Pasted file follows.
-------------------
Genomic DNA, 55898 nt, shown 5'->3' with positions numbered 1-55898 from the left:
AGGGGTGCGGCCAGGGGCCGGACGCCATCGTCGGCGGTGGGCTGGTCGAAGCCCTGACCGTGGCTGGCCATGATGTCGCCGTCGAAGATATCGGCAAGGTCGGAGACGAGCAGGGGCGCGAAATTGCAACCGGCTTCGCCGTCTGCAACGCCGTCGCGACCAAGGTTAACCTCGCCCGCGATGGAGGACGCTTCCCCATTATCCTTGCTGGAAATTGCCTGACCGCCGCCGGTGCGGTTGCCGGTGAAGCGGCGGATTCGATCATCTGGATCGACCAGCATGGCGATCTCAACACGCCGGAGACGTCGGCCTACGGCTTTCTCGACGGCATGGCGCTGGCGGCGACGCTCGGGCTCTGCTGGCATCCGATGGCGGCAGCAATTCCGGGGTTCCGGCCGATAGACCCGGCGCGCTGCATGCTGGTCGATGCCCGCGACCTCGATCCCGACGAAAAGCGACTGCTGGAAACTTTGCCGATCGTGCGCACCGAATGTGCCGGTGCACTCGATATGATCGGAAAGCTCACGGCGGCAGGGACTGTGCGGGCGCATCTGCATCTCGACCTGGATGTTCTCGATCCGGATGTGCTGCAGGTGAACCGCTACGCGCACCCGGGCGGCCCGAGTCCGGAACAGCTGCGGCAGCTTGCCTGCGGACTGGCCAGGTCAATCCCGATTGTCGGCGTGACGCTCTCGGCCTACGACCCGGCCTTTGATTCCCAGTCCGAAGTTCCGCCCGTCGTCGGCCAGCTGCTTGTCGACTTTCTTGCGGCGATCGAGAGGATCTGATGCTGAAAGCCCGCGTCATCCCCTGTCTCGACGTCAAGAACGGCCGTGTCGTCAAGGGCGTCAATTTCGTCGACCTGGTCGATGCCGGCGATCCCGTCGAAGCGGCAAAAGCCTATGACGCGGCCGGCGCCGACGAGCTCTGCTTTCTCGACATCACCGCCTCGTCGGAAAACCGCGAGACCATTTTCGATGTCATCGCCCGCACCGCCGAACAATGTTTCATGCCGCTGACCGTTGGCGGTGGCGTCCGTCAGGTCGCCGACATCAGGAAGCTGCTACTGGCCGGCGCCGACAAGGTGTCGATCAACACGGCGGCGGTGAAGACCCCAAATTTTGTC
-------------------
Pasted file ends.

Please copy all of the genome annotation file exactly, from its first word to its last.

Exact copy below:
Genomic DNA, 55898 nt, shown 5'->3' with positions numbered 1-55898 from the left:
AGGGGTGCGGCCAGGGGCCGGACGCCATCGTCGGCGGTGGGCTGGTCGAAGCCCTGACCGTGGCTGGCCATGATGTCGCCGTCGAAGATATCGGCAAGGTCGGAGACGAGCAGGGGCGCGAAATTGCAACCGGCTTCGCCGTCTGCAACGCCGTCGCGACCAAGGTTAACCTCGCCCGCGATGGAGGACGCTTCCCCATTATCCTTGCTGGAAATTGCCTGACCGCCGCCGGTGCGGTTGCCGGTGAAGCGGCGGATTCGATCATCTGGATCGACCAGCATGGCGATCTCAACACGCCGGAGACGTCGGCCTACGGCTTTCTCGACGGCATGGCGCTGGCGGCGACGCTCGGGCTCTGCTGGCATCCGATGGCGGCAGCAATTCCGGGGTTCCGGCCGATAGACCCGGCGCGCTGCATGCTGGTCGATGCCCGCGACCTCGATCCCGACGAAAAGCGACTGCTGGAAACTTTGCCGATCGTGCGCACCGAATGTGCCGGTGCACTCGATATGATCGGAAAGCTCACGGCGGCAGGGACTGTGCGGGCGCATCTGCATCTCGACCTGGATGTTCTCGATCCGGATGTGCTGCAGGTGAACCGCTACGCGCACCCGGGCGGCCCGAGTCCGGAACAGCTGCGGCAGCTTGCCTGCGGACTGGCCAGGTCAATCCCGATTGTCGGCGTGACGCTCTCGGCCTACGACCCGGCCTTTGATTCCCAGTCCGAAGTTCCGCCCGTCGTCGGCCAGCTGCTTGTCGACTTTCTTGCGGCGATCGAGAGGATCTGATGCTGAAAGCCCGCGTCATCCCCTGTCTCGACGTCAAGAACGGCCGTGTCGTCAAGGGCGTCAATTTCGTCGACCTGGTCGATGCCGGCGATCCCGTCGAAGCGGCAAAAGCCTATGACGCGGCCGGCGCCGACGAGCTCTGCTTTCTCGACATCACCGCCTCGTCGGAAAACCGCGAGACCATTTTCGATGTCATCGCCCGCACCGCCGAACAATGTTTCATGCCGCTGACCGTTGGCGGTGGCGTCCGTCAGGTCGCCGACATCAGGAAGCTGCTACTGGCCGGCGCCGACAAGGTGTCGATCAACACGGCGGCGGTGAAGACCCCAAATTTTGTC